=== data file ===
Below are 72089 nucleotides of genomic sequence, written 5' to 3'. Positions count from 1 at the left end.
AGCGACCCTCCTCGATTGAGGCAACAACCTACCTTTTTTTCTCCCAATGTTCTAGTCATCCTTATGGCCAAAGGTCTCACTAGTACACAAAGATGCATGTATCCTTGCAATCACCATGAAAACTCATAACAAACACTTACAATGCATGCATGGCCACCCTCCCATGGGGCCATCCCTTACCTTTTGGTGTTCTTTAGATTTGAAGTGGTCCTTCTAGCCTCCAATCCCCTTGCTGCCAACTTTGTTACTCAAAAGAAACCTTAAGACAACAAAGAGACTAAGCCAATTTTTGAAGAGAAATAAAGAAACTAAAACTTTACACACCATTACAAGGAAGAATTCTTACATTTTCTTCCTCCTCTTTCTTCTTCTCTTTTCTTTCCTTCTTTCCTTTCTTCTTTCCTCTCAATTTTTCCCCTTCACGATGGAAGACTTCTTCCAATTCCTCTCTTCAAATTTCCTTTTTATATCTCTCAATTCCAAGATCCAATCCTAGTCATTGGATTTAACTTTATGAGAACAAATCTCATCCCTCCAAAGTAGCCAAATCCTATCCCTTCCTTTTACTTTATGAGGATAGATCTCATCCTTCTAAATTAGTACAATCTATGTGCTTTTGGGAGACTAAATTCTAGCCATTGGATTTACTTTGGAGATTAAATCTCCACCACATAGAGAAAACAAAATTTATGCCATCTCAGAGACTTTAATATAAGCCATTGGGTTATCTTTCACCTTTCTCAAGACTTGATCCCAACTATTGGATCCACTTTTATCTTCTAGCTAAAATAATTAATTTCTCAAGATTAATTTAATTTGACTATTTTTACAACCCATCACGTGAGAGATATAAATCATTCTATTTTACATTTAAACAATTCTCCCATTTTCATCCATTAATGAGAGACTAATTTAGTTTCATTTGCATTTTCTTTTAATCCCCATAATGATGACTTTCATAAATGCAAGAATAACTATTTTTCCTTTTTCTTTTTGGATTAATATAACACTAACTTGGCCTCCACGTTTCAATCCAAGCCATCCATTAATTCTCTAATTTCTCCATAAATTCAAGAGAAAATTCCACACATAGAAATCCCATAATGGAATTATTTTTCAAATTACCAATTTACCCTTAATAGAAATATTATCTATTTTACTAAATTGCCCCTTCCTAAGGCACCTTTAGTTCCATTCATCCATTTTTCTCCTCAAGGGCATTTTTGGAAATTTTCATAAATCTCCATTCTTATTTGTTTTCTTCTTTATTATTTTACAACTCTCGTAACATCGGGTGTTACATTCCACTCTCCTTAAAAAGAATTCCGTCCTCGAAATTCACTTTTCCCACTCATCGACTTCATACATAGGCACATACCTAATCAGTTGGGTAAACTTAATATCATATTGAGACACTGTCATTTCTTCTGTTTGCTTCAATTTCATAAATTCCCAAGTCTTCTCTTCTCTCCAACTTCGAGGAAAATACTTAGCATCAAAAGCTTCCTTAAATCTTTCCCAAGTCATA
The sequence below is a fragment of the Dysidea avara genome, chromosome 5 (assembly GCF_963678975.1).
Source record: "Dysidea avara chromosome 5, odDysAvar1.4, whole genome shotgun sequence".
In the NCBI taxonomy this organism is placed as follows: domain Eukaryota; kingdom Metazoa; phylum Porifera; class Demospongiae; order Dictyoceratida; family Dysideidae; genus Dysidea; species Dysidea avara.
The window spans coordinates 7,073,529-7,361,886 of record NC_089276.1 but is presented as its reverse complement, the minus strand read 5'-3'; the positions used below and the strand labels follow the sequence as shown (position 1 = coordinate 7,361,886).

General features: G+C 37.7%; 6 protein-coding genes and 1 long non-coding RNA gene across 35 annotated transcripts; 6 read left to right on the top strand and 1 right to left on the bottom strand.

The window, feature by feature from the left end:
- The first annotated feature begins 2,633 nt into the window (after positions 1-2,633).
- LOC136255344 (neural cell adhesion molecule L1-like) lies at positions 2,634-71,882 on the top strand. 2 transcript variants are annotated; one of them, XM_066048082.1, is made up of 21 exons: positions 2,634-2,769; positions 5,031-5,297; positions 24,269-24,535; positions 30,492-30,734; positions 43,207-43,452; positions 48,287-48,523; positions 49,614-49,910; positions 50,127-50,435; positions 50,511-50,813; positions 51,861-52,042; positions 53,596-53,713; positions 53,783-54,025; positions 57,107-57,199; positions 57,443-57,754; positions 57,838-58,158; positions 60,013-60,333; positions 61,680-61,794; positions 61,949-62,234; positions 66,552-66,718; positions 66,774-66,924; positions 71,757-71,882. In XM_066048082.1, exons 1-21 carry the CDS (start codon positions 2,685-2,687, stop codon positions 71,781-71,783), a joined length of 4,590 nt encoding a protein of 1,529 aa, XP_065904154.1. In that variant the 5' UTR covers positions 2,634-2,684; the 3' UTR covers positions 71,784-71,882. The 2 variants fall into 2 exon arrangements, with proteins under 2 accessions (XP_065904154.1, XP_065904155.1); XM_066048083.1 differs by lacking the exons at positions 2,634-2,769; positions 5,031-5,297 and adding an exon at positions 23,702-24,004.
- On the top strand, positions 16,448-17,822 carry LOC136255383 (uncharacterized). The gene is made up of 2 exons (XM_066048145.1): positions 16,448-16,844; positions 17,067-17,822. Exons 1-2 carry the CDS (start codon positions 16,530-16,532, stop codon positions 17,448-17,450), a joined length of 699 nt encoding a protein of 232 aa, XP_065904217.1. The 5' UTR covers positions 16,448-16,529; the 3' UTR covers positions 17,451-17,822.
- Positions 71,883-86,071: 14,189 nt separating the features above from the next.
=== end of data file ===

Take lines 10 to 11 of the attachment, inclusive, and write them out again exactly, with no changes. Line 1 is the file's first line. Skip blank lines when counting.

- LOC136255344 (neural cell adhesion molecule L1-like) lies at positions 2,634-71,882 on the top strand. 2 transcript variants are annotated; one of them, XM_066048082.1, is made up of 21 exons: positions 2,634-2,769; positions 5,031-5,297; positions 24,269-24,535; positions 30,492-30,734; positions 43,207-43,452; positions 48,287-48,523; positions 49,614-49,910; positions 50,127-50,435; positions 50,511-50,813; positions 51,861-52,042; positions 53,596-53,713; positions 53,783-54,025; positions 57,107-57,199; positions 57,443-57,754; positions 57,838-58,158; positions 60,013-60,333; positions 61,680-61,794; positions 61,949-62,234; positions 66,552-66,718; positions 66,774-66,924; positions 71,757-71,882. In XM_066048082.1, exons 1-21 carry the CDS (start codon positions 2,685-2,687, stop codon positions 71,781-71,783), a joined length of 4,590 nt encoding a protein of 1,529 aa, XP_065904154.1. In that variant the 5' UTR covers positions 2,634-2,684; the 3' UTR covers positions 71,784-71,882. The 2 variants fall into 2 exon arrangements, with proteins under 2 accessions (XP_065904154.1, XP_065904155.1); XM_066048083.1 differs by lacking the exons at positions 2,634-2,769; positions 5,031-5,297 and adding an exon at positions 23,702-24,004.
- On the top strand, positions 16,448-17,822 carry LOC136255383 (uncharacterized). The gene is made up of 2 exons (XM_066048145.1): positions 16,448-16,844; positions 17,067-17,822. Exons 1-2 carry the CDS (start codon positions 16,530-16,532, stop codon positions 17,448-17,450), a joined length of 699 nt encoding a protein of 232 aa, XP_065904217.1. The 5' UTR covers positions 16,448-16,529; the 3' UTR covers positions 17,451-17,822.